Stanley regrouped and hit his fifth shot well past the pin. Now he was left with 40 feet to the hole and needed two putts for a double bogey which would give him the win. With the pressure wearing him down his left his first putt four feet short of the hole. He slid his seventh shot past and finally dropped his eighth shot in the hole. It couldn’t have been any worse for Stanley, or could it?
Stanley misses on 2nd playoff hole
He went from having the tournament in his pocket with a seven stroke lead during the final round. But even with his back nine collapse (which included two bogeys along with his triple) he still had a chance to win the tournament. He looked to have shaken off his troubles when he matched Snedeker’s birdie on the eighteenth in the first playoff hole but his luck once again turned bad when his par putt on the next hole slid by and Snedeker claimed his third tour win.
It was painful to watch and Stanley was indeed stunned afterwards he was “kind of in shock right now. I don’t really know what to say.”
Snedeker recognized the absurdity of the finish, “It’s just crazy,” Snedeker said. “I was literally in the media tent watching Kyle play 18. It’s hard to get my mind around what happened in the last 30 minutes. My heart goes out to Kyle.”
As Robert Rock stood on the eighteenth tee at The Abu Dhabi HSBC Championshiphe had earned a two stroke lead over Rory McIlroy and three over Tiger Woods. Rock had played steady golf and looked to be as solid as his last name. He had five birdies to go with only two bogeys for the day and had reached 14 under par and gained his cushion going into the last.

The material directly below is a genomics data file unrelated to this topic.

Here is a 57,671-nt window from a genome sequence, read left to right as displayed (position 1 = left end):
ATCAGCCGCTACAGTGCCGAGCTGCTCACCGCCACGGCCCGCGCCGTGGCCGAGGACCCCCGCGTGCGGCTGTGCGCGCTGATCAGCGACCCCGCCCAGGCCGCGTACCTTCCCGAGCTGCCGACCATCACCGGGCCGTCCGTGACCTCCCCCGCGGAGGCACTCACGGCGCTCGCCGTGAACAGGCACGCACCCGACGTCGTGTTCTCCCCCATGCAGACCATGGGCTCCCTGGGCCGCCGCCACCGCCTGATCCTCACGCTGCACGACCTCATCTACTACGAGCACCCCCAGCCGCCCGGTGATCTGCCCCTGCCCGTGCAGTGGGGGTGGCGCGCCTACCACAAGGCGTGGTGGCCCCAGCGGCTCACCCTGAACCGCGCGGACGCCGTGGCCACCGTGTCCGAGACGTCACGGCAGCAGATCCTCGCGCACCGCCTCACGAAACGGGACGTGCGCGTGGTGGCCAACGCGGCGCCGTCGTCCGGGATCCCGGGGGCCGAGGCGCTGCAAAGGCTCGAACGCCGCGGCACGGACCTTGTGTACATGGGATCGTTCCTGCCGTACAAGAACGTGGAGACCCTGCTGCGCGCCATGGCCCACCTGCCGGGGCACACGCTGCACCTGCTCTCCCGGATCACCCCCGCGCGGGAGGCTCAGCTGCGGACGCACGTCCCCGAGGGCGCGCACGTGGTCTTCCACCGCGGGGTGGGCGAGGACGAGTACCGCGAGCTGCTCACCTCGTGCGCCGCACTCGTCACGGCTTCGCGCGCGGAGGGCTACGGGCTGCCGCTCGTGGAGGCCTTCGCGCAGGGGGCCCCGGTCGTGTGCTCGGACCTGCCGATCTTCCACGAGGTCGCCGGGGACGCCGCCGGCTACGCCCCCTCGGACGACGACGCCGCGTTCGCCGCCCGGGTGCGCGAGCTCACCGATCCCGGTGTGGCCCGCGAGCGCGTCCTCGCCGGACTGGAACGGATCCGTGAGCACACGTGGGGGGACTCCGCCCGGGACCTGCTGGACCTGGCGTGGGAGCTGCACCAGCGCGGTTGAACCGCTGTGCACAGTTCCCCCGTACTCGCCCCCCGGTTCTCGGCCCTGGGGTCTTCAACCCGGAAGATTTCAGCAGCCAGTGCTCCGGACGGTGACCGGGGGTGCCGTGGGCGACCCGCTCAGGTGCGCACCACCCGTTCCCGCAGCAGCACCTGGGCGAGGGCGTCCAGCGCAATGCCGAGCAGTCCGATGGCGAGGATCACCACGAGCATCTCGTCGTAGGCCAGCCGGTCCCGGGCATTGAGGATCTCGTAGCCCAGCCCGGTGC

But a poor driver off the eighteenth tee put him in the hazard with a difficult shot off the beach that rims the pond with his ball perilously close to a rock and a bush. Rock was biting his lip as his caddie convinced him to take a drop behind the hazard and play down the fairway from there. Rock should kick his caddie a little extra cash as the strategy worked and he beat the greatest player of his generation and claimed the biggest win of his professional life.
Rock knew when he teed off today that he had a huge task ahead of him. When Tiger Woods is in the final group players have a tendency to fold under the pressure. Woods had shown glimpses of his old form all week and Rock had never been in this position in such a big tournament.
Rock was certainly up to the task as he matched Woods with birdies at the second and third holes. But Woods wasn’t as solid off the tee as he needed and with consecutive bogeys at the next two holes Rock had the lead. Tiger had trouble finding the fairways today as he only hit a pair of them and that left him out of position all day. He couldn’t manage any birdies on the back nine when he needed to put the pressure on Rock and ended the day at even par and a tie for third.
Rock stumbled at bit with a bogey on the thirteenth which let Rory McIlroy back in the race but bounced back with birdies on fourteen and sixteen. That looked to give him the cushion he needed but the errant tee ball at eighteen caused Rock to scramble for the win.